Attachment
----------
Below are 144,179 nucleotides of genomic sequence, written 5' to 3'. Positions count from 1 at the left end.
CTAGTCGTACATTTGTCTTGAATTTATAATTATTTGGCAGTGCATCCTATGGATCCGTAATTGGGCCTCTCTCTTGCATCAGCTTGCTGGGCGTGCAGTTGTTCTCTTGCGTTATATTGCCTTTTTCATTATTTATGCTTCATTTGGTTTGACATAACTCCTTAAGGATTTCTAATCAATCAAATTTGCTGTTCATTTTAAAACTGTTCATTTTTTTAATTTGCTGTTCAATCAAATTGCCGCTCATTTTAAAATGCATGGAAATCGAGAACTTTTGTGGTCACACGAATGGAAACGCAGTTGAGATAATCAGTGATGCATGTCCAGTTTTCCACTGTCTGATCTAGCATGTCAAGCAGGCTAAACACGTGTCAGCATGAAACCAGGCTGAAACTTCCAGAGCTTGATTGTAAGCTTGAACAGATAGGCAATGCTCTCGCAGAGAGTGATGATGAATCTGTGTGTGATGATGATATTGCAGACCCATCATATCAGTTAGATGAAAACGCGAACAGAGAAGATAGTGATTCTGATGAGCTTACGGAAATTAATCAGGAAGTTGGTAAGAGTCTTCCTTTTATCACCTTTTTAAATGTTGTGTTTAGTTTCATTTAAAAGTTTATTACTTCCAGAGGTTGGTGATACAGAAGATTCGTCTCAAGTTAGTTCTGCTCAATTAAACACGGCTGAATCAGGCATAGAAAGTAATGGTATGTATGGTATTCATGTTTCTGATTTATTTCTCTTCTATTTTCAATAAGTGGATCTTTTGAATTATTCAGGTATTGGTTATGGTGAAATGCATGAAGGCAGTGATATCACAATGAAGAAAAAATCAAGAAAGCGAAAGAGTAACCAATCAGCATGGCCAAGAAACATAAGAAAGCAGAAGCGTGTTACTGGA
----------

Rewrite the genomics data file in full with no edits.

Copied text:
Below are 144,179 nucleotides of genomic sequence, written 5' to 3'. Positions count from 1 at the left end.
CTAGTCGTACATTTGTCTTGAATTTATAATTATTTGGCAGTGCATCCTATGGATCCGTAATTGGGCCTCTCTCTTGCATCAGCTTGCTGGGCGTGCAGTTGTTCTCTTGCGTTATATTGCCTTTTTCATTATTTATGCTTCATTTGGTTTGACATAACTCCTTAAGGATTTCTAATCAATCAAATTTGCTGTTCATTTTAAAACTGTTCATTTTTTTAATTTGCTGTTCAATCAAATTGCCGCTCATTTTAAAATGCATGGAAATCGAGAACTTTTGTGGTCACACGAATGGAAACGCAGTTGAGATAATCAGTGATGCATGTCCAGTTTTCCACTGTCTGATCTAGCATGTCAAGCAGGCTAAACACGTGTCAGCATGAAACCAGGCTGAAACTTCCAGAGCTTGATTGTAAGCTTGAACAGATAGGCAATGCTCTCGCAGAGAGTGATGATGAATCTGTGTGTGATGATGATATTGCAGACCCATCATATCAGTTAGATGAAAACGCGAACAGAGAAGATAGTGATTCTGATGAGCTTACGGAAATTAATCAGGAAGTTGGTAAGAGTCTTCCTTTTATCACCTTTTTAAATGTTGTGTTTAGTTTCATTTAAAAGTTTATTACTTCCAGAGGTTGGTGATACAGAAGATTCGTCTCAAGTTAGTTCTGCTCAATTAAACACGGCTGAATCAGGCATAGAAAGTAATGGTATGTATGGTATTCATGTTTCTGATTTATTTCTCTTCTATTTTCAATAAGTGGATCTTTTGAATTATTCAGGTATTGGTTATGGTGAAATGCATGAAGGCAGTGATATCACAATGAAGAAAAAATCAAGAAAGCGAAAGAGTAACCAATCAGCATGGCCAAGAAACATAAGAAAGCAGAAGCGTGTTACTGGA